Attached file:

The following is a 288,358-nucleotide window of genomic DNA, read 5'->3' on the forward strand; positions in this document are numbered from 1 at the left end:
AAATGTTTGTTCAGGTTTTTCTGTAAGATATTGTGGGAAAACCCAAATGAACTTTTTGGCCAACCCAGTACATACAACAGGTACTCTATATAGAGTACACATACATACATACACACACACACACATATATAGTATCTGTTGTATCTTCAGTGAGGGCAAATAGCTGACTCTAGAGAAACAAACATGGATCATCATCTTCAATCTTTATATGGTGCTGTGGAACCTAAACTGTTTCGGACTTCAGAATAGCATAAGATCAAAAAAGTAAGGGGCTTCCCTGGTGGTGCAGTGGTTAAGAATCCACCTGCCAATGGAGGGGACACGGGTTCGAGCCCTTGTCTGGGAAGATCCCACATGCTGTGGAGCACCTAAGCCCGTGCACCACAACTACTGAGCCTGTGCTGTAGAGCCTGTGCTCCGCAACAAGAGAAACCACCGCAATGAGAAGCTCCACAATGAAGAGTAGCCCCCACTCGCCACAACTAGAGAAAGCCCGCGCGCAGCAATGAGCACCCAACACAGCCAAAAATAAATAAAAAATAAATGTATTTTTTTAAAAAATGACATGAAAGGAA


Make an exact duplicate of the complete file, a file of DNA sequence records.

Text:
The following is a 288,358-nucleotide window of genomic DNA, read 5'->3' on the forward strand; positions in this document are numbered from 1 at the left end:
AAATGTTTGTTCAGGTTTTTCTGTAAGATATTGTGGGAAAACCCAAATGAACTTTTTGGCCAACCCAGTACATACAACAGGTACTCTATATAGAGTACACATACATACATACACACACACACACATATATAGTATCTGTTGTATCTTCAGTGAGGGCAAATAGCTGACTCTAGAGAAACAAACATGGATCATCATCTTCAATCTTTATATGGTGCTGTGGAACCTAAACTGTTTCGGACTTCAGAATAGCATAAGATCAAAAAAGTAAGGGGCTTCCCTGGTGGTGCAGTGGTTAAGAATCCACCTGCCAATGGAGGGGACACGGGTTCGAGCCCTTGTCTGGGAAGATCCCACATGCTGTGGAGCACCTAAGCCCGTGCACCACAACTACTGAGCCTGTGCTGTAGAGCCTGTGCTCCGCAACAAGAGAAACCACCGCAATGAGAAGCTCCACAATGAAGAGTAGCCCCCACTCGCCACAACTAGAGAAAGCCCGCGCGCAGCAATGAGCACCCAACACAGCCAAAAATAAATAAAAAATAAATGTATTTTTTTAAAAAATGACATGAAAGGAA